feeling it, either observing the characters or being the characters interacting, and part of it becomes almost like taking
down dictation. That ability to so powerfully enter another world, to enter your imagination is part of what the improv exercises
are designed to do. They are designed to give you such a high degree of emotional connection with your material that writing
becomes much less of an effort.
Q: What is your background?
A: I have produced, directed, taught, and acted in improvisational theater for 28 years. My improv
career began in 1979, assisting local improv teacher and director Sylvia Toone in producing, acting in, and directing improv
shows with S.T.A.R improv company. She taught me the basics of improvisation and because she was such a good comic director,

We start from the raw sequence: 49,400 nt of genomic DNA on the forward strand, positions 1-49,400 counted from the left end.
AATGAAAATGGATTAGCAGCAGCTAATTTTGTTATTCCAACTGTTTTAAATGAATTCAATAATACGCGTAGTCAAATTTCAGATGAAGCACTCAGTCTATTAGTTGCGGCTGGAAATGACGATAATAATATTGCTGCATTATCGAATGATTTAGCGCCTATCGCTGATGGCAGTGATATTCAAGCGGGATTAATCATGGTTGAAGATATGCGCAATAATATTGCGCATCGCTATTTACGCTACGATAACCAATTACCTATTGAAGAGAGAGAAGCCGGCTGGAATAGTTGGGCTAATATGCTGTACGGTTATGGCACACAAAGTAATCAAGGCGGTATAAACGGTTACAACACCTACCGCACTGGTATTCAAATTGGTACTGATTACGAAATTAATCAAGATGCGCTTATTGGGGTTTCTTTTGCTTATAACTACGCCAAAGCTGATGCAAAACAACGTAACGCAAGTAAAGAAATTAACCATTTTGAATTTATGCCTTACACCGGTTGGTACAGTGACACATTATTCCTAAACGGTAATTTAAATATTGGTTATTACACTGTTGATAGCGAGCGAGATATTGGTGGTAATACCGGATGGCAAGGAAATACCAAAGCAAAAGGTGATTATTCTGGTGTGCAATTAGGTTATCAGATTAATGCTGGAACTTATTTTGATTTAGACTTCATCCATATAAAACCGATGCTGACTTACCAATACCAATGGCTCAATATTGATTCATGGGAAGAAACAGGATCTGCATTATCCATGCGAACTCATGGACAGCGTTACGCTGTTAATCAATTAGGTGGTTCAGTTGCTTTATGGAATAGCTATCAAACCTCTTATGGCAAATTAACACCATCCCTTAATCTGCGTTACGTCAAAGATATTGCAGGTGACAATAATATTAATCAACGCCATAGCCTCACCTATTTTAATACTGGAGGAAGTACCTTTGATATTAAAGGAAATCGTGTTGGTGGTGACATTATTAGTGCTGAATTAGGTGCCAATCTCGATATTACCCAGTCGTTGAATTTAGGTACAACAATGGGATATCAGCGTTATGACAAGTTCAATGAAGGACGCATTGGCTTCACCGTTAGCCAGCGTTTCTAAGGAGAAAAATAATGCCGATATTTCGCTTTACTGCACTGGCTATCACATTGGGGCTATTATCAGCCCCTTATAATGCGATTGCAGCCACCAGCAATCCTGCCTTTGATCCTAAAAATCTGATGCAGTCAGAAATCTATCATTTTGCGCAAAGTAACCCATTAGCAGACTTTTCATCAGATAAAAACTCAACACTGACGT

I learned the essentials of comedy writing and directing from her. When she left town in the mid '80s, I stumbled into once
in a lifetime opportunity: I had the chance to apprentice for ten years with Michael Gellman of Chicago's Second City Theater
Company. In my opinion, he is one of the few geniuses in the field of improv. He understands the art of improvisation more
deeply than anyone else I have met. After almost ten years with Sylvia and ten more years with Michael, I felt ready to take
up the challenge in Precipice's ambitious mission: to extend the limits of what is considered possible to do with improvisation.
Q: Why did you choose the name Precipice?
For some reason I was always attracted to improv because it is the most dangerous art form. It is dangerous because the performers
court total failure at every moment since there is nothing to fall back on when you’re improvising. If you’re
having an off night, the script itself will be off. Short form improv mitigates this danger by its very structure because
if one scene or game doesn't work, you can start the next one right away. And even if the earlier game did not go well, often